- Associated Press - Friday, February 22, 2019

CANBERRA, Australia (AP) - Chinese-Australian billionaire Chau Chak Wing was awarded 280,000 Australian dollars ($200,000) in damages on Friday by an Australian judge who ruled he was defamed by a media report that insinuated he bribed a former United Nations general assembly president.

The businessman, philanthropist and generous political donor sued Fairfax Media and journalist John Garnaut over an online story published in October 2015 under the headline: “Are Chau Chak Wing’s circles of influence in Australia-China ties built on hot air?”

Garnaut later became a China analyst who was commissioned by the Australian government to write a classified report that found the Chinese Communist Party for a decade had tried to influence Australian policy, compromise political parties and gain access to all levels of government.

The report led to Parliament passing laws last year forbidding covert foreign interference in domestic politics and making industrial espionage for a foreign power a crime. The laws created a diplomatic rift with China.

Federal Court judge Michael Wigney found the Fairfax Media article contained three defamatory meanings - that Chau bribed former U.N. General Assembly president John Ashe, was part of a plot to bribe Ashe and acted in so seriously wrong a manner as to deserve extradition to the United States on criminal charges.

Chau welcomed the decision, saying his faith in the Australian legal system had been vindicated. He said in a statement that he would donate the damages awarded to charity.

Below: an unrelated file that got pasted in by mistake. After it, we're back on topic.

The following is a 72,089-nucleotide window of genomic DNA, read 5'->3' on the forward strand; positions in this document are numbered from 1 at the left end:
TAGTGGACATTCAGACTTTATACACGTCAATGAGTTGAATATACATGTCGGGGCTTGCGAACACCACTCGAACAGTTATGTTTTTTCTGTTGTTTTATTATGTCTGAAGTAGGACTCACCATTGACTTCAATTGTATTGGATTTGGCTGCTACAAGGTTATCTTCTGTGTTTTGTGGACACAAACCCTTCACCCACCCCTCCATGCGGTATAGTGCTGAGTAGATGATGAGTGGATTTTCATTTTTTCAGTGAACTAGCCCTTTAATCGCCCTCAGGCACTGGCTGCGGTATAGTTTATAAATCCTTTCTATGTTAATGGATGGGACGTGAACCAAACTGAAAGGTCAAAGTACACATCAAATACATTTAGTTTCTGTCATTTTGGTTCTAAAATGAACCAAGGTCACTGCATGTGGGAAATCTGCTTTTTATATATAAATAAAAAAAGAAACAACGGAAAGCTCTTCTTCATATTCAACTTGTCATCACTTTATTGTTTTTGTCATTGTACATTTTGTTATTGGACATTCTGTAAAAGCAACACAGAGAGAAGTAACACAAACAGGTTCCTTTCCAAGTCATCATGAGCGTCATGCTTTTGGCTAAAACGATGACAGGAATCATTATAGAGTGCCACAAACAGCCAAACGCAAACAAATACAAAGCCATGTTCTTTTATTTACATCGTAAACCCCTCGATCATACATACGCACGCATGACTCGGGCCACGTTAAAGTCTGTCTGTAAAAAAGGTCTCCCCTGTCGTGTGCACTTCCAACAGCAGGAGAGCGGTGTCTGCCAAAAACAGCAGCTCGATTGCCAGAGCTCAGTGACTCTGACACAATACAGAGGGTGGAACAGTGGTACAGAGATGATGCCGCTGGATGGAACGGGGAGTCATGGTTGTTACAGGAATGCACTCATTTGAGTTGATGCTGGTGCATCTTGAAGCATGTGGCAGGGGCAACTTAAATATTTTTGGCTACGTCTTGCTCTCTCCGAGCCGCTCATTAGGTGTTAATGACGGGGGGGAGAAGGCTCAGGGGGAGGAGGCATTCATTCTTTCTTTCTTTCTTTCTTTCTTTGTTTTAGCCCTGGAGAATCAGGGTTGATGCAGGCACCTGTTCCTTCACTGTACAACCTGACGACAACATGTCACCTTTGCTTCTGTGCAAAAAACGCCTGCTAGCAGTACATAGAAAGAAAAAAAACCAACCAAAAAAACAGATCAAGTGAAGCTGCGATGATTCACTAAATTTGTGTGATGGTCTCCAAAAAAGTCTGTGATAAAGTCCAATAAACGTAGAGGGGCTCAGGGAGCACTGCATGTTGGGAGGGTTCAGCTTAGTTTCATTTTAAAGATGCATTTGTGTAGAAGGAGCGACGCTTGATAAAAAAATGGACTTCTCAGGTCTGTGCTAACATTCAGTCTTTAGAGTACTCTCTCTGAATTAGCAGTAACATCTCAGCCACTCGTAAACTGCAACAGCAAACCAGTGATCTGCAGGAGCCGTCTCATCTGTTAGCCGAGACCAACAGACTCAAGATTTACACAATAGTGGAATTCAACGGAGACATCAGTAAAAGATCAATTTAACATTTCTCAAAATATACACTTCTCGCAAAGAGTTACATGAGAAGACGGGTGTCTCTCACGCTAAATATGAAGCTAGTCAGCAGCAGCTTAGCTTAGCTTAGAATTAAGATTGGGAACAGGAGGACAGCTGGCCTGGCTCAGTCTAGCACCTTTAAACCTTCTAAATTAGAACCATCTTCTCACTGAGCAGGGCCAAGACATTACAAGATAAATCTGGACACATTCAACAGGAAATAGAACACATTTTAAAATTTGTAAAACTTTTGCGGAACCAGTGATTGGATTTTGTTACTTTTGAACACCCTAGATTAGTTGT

The Sydney Morning Herald and The Age newspapers, formerly owned by Fairfax Media, which merged in December with a television network to become Australian media giant Nine, said in a statement that the ruling would be appealed.

The judge found the article went beyond simply conveying a suspicion that Chau had bribed Ashe.

“Rather, by a combination of disparagement, insinuation and suggestion, it effectively imputed guilt,” Wigney said.

Australian government lawmaker Andrew Hastie last year repeated in Parliament the accusation that Chau had conspired to bribe Ashe.

But because Hastie made the accusation in Parliament, he cannot be sued for defamation. Nor can any media organization be sued for reporting anything that is said in Parliament.

Hastie told Parliament that Chau was the real estate developer referred to in an unsealed U.S. indictment as “CC-3,” which is short for the third co-conspirator. Chau allegedly arranged to pay $200,000 in 2013 to Ashe to attend a conference in China, plus $25,000 for the travel expenses of Ashe’s entourage.

Hastie told Parliament that during a visit to the United States a month earlier, U.S. officials confirmed to him that the 63-year-old Chinese-Australian dual citizen was CC-3.

In Beijing, a foreign ministry spokesman said at the time the accusation was “purely fabricated out of thin air and not worth refuting.”

The alleged go-between for Chau and Ashe, U.S. citizen Sheri Yan, was sentenced in 2016 in the U.S. District Court in New York to 20 months in prison. Yan pleaded guilty to a bribery charge.

Ashe had died weeks earlier in an accident in his New York home. The 61-year-old Antiguan diplomat had been waiting to stand trial after pleading not guilty to a tax charge related to the case.

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